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with perfect safety, whereas if a breeze blow upon our canoes, they are in an instant upset, and we thrown into the sea. Their persons also are covered from head to foot in beautiful clothes, while we wear nothing but a girdle of leaves. Now I conclude that the God who has given to his white worshippers these valuable things must be wiser than our gods, for they have not given the like to us. We want all these articles, and my proposition is, that the god who gave them should be our god." But whatever might be the motives, it is certain that the new religion was highly esteemed by all classes; that the desire for missionaries was intense; that at many stations the people themselves erected places of worship; and that when assembled together for sacred purposes, they conducted themselves with becoming seriousness. One of the most intelligent of the teachers at the Samoan Isles expresses a doubt whether any of the inhabitants had experienced a change of heart, or that their desire for instruction arose from a knowledge of the spiritual nature of the gospel. Some of them, he admits, thought that by their embracing Christianity, vessels would be induced to visit them; others imagined that they would thereby be preserved from the malignity of the native gods; many hoped that by adopting the new religion their lives on earth would be prolonged; and a few valued it chiefly as the means of terminating their desolating wars.
It has been already stated, that, in the year 1830, when the missionaries Williams and Barff first landed at Savaii, a dreadful contest was about to take place owing to the murder of Taimafainga, a powerful ruler. By the interposition of these benevolent men the period of hostility was shortened, and a better spirit infused into the minds of the leaders. The happy change confirmed the influence of the new faith, and led to the desire for new teachers, which was gratified to a certain extent, at least, in 1836, when several from England arrived on their shores. At a meeting of the chiefs, among whom was Malietoa, these servants of Christ entreated that the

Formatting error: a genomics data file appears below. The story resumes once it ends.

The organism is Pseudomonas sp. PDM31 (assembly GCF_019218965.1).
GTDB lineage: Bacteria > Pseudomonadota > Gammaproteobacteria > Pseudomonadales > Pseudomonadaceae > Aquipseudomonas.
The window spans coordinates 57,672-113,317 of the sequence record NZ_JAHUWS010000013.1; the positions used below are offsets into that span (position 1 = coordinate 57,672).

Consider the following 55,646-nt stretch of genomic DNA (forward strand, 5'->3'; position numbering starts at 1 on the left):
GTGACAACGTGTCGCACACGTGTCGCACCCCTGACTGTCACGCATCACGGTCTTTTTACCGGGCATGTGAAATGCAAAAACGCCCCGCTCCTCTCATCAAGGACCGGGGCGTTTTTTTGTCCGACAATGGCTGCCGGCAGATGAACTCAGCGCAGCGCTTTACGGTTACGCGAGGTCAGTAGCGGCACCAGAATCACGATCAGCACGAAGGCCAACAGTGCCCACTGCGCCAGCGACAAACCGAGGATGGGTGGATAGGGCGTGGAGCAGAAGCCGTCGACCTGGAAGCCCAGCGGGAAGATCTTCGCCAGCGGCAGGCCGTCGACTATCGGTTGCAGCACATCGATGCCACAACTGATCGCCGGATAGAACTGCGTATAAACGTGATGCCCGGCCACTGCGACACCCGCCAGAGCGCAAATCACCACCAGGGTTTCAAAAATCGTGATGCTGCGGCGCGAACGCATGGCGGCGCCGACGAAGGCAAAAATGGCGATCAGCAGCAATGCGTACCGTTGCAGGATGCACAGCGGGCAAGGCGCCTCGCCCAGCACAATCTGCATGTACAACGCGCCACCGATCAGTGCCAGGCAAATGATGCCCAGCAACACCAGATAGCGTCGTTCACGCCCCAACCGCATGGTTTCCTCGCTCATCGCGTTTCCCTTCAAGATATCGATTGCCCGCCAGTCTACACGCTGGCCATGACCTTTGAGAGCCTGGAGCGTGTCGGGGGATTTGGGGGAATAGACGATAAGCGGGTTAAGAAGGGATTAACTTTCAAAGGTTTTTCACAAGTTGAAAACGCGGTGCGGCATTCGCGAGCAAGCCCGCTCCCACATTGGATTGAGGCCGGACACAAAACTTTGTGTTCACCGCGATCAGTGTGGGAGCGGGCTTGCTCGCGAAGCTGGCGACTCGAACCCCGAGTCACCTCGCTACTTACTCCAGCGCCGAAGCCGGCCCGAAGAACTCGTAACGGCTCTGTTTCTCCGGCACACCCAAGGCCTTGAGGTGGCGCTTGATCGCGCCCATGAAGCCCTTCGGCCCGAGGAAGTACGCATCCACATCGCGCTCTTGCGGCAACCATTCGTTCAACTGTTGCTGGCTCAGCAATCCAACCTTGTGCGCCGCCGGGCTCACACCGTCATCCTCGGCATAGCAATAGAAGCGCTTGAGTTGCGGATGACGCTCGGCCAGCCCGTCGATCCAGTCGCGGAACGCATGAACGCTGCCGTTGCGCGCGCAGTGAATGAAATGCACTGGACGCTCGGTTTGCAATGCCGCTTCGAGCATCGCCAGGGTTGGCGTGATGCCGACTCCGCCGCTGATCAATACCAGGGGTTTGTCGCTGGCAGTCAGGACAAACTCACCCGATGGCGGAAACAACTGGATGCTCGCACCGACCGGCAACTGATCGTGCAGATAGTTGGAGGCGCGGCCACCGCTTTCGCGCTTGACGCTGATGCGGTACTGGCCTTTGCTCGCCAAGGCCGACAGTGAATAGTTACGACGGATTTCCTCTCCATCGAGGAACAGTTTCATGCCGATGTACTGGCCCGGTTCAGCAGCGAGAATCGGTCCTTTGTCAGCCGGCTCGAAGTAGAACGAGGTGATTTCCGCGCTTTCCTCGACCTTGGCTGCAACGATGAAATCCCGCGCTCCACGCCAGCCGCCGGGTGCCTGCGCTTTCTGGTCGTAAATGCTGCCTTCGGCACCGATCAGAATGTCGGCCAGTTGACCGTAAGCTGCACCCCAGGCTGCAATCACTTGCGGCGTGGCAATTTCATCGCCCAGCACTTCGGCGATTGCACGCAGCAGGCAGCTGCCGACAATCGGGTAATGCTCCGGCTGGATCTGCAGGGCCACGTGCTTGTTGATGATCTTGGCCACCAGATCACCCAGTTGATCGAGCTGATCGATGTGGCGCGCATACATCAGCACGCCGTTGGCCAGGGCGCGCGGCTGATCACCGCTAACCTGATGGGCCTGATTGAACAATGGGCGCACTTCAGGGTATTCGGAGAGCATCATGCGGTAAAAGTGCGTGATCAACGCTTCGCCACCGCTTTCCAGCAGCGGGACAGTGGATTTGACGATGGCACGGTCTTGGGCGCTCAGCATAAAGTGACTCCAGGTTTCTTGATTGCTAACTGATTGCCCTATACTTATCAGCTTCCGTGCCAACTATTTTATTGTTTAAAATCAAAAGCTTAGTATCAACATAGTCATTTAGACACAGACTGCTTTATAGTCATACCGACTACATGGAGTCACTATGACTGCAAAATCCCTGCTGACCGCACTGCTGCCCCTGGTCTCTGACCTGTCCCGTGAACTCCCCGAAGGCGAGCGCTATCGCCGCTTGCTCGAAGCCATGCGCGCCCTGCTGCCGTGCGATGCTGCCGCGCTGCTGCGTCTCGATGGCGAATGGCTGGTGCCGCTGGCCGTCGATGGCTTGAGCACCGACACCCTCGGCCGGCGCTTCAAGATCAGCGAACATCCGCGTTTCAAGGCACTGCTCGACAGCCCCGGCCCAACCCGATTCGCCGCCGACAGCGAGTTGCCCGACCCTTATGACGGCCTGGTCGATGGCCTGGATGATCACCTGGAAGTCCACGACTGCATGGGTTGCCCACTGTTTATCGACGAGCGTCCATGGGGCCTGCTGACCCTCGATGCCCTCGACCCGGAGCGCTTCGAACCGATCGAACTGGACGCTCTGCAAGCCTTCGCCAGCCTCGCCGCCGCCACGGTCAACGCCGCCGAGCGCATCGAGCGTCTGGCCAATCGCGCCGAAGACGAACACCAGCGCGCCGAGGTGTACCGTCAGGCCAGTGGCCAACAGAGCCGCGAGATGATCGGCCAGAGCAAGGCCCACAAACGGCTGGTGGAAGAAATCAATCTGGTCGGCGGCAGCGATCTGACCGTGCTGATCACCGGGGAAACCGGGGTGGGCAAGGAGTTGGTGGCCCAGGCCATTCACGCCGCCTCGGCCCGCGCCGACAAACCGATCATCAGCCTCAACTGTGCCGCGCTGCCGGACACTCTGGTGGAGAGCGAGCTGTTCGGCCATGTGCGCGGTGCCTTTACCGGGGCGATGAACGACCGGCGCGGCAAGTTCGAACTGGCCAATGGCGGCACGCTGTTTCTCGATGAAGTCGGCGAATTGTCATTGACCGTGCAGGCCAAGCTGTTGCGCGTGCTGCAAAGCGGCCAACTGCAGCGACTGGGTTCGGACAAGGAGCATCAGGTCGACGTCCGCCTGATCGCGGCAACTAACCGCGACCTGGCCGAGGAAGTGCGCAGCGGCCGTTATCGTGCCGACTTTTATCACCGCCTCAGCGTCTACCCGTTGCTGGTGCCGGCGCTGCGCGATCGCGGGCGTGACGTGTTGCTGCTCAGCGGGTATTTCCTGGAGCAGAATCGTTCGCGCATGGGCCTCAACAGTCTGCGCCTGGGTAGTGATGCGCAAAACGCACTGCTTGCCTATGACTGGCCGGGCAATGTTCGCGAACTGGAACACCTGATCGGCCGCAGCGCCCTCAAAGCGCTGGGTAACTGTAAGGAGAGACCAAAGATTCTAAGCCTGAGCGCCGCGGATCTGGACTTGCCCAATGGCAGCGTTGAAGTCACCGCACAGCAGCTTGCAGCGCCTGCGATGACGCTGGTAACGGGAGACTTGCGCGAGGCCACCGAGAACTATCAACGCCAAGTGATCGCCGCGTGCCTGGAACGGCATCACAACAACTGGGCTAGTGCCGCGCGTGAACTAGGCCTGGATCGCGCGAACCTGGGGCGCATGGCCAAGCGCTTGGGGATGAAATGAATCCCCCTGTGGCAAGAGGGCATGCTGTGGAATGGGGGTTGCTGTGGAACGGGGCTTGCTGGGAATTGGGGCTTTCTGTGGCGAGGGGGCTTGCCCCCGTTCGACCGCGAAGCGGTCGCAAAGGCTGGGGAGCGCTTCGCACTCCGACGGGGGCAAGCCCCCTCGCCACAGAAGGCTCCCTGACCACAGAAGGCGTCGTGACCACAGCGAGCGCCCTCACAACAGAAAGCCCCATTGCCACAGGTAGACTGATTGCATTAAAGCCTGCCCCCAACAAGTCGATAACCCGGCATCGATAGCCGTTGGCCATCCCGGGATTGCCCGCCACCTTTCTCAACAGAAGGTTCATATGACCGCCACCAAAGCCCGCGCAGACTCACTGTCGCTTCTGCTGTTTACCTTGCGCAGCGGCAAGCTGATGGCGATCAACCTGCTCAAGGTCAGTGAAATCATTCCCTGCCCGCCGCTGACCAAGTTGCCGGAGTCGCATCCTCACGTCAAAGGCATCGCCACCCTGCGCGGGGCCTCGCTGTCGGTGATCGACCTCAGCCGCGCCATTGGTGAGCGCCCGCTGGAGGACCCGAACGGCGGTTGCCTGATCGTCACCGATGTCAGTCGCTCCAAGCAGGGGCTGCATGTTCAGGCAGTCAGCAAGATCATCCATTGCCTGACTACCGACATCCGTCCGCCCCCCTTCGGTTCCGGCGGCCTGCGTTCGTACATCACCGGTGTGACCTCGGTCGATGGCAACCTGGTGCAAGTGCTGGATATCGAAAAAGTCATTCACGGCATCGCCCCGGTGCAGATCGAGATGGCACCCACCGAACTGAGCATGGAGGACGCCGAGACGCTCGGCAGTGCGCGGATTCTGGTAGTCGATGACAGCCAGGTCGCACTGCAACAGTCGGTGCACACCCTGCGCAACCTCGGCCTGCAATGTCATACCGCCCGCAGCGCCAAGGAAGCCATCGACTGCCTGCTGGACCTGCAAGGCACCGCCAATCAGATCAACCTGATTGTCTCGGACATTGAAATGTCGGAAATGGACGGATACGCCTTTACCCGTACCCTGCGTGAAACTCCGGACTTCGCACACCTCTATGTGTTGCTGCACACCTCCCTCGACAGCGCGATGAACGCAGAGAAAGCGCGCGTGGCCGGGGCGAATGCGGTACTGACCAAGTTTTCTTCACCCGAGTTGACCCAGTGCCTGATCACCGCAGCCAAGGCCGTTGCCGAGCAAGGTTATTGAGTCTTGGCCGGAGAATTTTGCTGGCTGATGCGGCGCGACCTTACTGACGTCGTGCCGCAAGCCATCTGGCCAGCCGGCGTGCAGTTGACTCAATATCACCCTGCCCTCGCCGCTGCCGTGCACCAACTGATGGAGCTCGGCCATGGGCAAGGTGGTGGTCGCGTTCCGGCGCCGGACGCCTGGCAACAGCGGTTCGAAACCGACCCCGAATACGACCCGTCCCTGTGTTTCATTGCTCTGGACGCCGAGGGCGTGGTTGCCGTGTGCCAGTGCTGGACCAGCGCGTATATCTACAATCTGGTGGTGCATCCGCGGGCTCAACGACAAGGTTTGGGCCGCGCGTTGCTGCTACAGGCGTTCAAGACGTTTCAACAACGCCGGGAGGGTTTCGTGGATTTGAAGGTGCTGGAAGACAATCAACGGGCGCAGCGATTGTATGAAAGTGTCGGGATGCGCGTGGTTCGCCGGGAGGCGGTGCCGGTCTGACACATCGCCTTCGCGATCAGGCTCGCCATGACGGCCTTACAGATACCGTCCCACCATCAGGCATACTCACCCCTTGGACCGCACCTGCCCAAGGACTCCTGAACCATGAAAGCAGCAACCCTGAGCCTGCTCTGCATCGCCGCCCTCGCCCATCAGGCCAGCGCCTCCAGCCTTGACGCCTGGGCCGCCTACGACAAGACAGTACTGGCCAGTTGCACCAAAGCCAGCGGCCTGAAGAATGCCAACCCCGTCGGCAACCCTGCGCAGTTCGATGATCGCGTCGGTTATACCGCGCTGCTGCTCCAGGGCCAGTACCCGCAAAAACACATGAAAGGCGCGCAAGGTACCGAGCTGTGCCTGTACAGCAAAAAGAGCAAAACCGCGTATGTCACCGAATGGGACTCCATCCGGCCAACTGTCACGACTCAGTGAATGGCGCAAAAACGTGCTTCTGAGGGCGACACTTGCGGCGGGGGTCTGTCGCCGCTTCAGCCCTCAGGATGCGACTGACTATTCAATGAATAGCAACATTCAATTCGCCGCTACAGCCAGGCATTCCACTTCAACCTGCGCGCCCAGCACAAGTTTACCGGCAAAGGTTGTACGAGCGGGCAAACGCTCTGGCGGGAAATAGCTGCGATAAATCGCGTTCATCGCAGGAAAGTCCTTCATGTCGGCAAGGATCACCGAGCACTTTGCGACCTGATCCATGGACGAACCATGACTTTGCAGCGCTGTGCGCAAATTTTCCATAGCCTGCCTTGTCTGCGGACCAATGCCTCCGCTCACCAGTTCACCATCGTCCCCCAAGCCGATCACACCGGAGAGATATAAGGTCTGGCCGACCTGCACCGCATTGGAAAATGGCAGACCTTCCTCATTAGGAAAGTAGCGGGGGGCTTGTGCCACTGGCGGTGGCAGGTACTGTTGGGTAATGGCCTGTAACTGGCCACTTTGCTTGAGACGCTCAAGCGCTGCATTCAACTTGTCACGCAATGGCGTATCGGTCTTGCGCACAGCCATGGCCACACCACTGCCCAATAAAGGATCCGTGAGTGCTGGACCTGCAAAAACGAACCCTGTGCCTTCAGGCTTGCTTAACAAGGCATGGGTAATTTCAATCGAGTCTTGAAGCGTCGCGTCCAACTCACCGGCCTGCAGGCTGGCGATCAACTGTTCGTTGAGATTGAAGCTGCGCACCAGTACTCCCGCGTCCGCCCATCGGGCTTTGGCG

war should not be renewed. They were assured that it should not, and, moreover, that, if any quarrel arose among the leaders, a reference would be made to them as umpires. The author of a letter from Upolu, dated two years later, calculates, that the number of Christians there is about twenty thousand; that, in Savaii, there are between twelve and thirteen thousand; in Tutuila, about six thousand; and, in Manono, all the people, amounting to not less than one thousand, have openly professed the faith of the Redeemer.
In one of the districts of Aana was held, in 1837, the first missionary meeting in the Navigators' Islands. It was attended by two thousand five hundred persons; the conquerors and the conquered mingling together. Chiefs of each party delivered speeches on the occasion, in which, while they did not forget the main object of the assembly, they severally made touching allusions to their former contests, contrasting with those sanguinary scenes their present delightful harmony. On the very spot where the last destructive war was waged, a number of flourishing villages now stand, each of which has one or more schools, and divine worship is regularly performed on Sunday, Wednesday, and Friday. Even in their unconverted state, as already noticed, the manners of the Samoans, and their skill in the construction and management of canoes, were greatly superior to those of the Marquesan and the Society Islanders. Now there is farther observed a considerable degree of dignity in their behaviour towards visiters and strangers. The common dress of the men was formerly very slight, consisting of nothing more than a girdle of leaves, while the women satisfied themselves with a shaggy mat, on which they displayed all the ingenuity peculiar to the sex in matters of dress. At present the greater number wear decent wrappers of calico, with shirts and gowns; and when they cannot afford these, they appear in garments of a coarse though not unseemly cloth, manufactured from the bark of trees. Formerly when vessels arrived, muskets and beads were the articles most in demand; but now the